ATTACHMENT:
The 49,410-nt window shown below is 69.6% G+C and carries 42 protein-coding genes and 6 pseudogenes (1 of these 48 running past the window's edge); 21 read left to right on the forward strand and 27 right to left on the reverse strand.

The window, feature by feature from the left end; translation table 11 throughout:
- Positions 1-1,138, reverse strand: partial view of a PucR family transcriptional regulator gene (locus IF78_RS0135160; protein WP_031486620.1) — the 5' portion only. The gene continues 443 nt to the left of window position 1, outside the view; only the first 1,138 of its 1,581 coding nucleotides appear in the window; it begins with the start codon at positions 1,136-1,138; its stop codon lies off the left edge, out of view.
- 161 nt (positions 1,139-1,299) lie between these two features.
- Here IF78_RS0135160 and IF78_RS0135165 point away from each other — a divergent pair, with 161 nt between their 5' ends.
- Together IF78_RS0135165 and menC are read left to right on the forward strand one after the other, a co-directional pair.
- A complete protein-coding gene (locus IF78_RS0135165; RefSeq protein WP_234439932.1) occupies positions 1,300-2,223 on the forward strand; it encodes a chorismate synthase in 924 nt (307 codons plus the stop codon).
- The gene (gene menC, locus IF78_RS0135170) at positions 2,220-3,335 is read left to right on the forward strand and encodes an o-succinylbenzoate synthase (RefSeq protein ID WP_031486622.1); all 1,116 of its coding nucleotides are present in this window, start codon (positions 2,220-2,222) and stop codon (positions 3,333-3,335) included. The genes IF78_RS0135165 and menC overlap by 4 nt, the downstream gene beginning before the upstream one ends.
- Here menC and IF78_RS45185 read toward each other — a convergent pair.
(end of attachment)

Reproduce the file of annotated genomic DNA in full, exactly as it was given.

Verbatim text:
The 49,410-nt window shown below is 69.6% G+C and carries 42 protein-coding genes and 6 pseudogenes (1 of these 48 running past the window's edge); 21 read left to right on the forward strand and 27 right to left on the reverse strand.

The window, feature by feature from the left end; translation table 11 throughout:
- Positions 1-1,138, reverse strand: partial view of a PucR family transcriptional regulator gene (locus IF78_RS0135160; protein WP_031486620.1) — the 5' portion only. The gene continues 443 nt to the left of window position 1, outside the view; only the first 1,138 of its 1,581 coding nucleotides appear in the window; it begins with the start codon at positions 1,136-1,138; its stop codon lies off the left edge, out of view.
- 161 nt (positions 1,139-1,299) lie between these two features.
- Here IF78_RS0135160 and IF78_RS0135165 point away from each other — a divergent pair, with 161 nt between their 5' ends.
- Together IF78_RS0135165 and menC are read left to right on the forward strand one after the other, a co-directional pair.
- A complete protein-coding gene (locus IF78_RS0135165; RefSeq protein WP_234439932.1) occupies positions 1,300-2,223 on the forward strand; it encodes a chorismate synthase in 924 nt (307 codons plus the stop codon).
- The gene (gene menC, locus IF78_RS0135170) at positions 2,220-3,335 is read left to right on the forward strand and encodes an o-succinylbenzoate synthase (RefSeq protein ID WP_031486622.1); all 1,116 of its coding nucleotides are present in this window, start codon (positions 2,220-2,222) and stop codon (positions 3,333-3,335) included. The genes IF78_RS0135165 and menC overlap by 4 nt, the downstream gene beginning before the upstream one ends.
- Here menC and IF78_RS45185 read toward each other — a convergent pair.